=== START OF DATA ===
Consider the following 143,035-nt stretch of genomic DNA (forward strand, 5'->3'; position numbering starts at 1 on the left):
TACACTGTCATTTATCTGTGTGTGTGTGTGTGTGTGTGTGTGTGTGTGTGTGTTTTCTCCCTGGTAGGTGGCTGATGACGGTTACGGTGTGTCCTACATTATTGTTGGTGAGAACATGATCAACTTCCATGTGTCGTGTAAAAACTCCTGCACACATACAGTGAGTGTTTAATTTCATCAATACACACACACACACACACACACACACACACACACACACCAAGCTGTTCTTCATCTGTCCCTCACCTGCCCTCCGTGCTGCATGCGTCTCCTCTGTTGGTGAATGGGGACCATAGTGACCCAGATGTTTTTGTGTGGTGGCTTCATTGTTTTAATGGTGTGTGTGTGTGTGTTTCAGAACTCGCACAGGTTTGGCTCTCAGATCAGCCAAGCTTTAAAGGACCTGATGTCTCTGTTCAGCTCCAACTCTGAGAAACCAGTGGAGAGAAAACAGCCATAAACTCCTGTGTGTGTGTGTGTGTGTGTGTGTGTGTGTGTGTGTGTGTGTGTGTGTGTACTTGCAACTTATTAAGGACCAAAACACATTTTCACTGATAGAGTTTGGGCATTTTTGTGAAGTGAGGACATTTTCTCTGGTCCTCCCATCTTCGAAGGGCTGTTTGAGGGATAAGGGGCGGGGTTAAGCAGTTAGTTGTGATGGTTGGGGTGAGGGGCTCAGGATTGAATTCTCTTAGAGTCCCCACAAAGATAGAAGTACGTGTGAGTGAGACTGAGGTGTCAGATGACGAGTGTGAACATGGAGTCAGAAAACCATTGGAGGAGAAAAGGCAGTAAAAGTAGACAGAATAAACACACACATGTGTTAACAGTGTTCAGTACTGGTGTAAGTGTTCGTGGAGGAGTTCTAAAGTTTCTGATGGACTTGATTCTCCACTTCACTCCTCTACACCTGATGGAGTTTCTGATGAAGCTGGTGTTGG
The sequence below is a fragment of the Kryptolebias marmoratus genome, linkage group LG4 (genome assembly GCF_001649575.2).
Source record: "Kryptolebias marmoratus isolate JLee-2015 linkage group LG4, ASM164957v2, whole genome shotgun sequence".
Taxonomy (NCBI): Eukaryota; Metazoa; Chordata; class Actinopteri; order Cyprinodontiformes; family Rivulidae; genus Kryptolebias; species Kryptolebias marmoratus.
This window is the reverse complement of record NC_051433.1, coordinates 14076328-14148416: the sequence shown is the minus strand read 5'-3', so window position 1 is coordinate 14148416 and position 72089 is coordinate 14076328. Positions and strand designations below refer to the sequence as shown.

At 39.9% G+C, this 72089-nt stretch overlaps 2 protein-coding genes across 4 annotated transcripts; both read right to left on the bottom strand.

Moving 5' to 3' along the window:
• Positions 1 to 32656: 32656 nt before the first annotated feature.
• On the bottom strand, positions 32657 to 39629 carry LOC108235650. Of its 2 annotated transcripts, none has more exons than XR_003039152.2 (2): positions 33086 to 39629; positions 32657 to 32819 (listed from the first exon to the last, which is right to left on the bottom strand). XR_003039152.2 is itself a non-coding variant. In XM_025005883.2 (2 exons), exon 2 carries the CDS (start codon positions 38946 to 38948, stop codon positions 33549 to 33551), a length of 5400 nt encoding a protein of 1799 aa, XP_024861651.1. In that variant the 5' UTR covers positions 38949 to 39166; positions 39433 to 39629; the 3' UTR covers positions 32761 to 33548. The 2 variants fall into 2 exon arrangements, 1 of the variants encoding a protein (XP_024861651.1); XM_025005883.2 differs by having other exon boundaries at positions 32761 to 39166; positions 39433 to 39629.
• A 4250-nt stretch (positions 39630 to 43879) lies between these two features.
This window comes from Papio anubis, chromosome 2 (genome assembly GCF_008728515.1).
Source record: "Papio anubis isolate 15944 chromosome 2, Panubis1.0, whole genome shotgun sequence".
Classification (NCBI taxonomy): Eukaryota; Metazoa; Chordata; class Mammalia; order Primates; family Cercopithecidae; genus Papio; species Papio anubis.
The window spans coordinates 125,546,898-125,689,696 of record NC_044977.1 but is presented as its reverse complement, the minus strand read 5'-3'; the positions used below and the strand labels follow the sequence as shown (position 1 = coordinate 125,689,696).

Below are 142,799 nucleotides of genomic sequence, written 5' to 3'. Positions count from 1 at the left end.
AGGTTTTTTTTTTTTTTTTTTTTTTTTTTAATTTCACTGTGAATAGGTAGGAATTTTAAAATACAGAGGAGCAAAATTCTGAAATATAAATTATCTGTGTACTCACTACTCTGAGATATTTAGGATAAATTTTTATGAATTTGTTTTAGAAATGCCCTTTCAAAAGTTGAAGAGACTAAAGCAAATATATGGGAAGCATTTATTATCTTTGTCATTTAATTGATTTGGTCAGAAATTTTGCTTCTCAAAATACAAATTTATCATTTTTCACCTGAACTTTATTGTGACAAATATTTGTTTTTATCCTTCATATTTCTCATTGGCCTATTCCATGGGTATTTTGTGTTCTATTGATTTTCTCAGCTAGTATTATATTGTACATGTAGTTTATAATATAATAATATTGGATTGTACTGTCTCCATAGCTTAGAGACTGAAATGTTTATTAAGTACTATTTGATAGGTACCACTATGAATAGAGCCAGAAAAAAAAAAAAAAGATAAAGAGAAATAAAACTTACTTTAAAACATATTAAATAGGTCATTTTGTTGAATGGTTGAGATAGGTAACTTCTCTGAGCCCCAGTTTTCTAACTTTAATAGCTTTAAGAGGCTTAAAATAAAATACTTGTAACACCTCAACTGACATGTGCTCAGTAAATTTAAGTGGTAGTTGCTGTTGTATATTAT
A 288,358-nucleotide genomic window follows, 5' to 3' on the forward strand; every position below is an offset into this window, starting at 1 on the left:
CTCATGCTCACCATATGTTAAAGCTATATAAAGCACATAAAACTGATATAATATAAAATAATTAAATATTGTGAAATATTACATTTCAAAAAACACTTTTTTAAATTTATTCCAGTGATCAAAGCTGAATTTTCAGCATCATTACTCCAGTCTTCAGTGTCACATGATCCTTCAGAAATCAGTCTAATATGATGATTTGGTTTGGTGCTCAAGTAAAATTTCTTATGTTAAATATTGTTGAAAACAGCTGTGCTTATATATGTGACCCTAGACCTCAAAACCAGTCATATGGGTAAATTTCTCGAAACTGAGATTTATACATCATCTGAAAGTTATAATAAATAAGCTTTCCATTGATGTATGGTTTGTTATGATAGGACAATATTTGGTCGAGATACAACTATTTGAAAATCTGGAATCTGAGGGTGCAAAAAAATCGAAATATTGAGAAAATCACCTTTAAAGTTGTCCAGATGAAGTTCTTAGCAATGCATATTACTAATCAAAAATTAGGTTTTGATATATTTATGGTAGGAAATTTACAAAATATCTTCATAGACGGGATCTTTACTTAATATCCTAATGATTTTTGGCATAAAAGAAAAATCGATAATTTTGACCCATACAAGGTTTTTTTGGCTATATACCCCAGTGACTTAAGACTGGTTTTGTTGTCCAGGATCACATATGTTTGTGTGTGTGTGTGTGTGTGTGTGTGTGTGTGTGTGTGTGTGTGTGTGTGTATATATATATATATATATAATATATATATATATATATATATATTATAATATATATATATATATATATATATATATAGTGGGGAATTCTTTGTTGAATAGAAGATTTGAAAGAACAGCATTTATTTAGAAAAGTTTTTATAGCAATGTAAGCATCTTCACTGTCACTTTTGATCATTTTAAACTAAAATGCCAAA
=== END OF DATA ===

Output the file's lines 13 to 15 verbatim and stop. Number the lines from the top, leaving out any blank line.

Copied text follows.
Source record: "Papio anubis isolate 15944 chromosome 2, Panubis1.0, whole genome shotgun sequence".
Classification (NCBI taxonomy): Eukaryota; Metazoa; Chordata; class Mammalia; order Primates; family Cercopithecidae; genus Papio; species Papio anubis.
The window spans coordinates 125,546,898-125,689,696 of record NC_044977.1 but is presented as its reverse complement, the minus strand read 5'-3'; the positions used below and the strand labels follow the sequence as shown (position 1 = coordinate 125,689,696).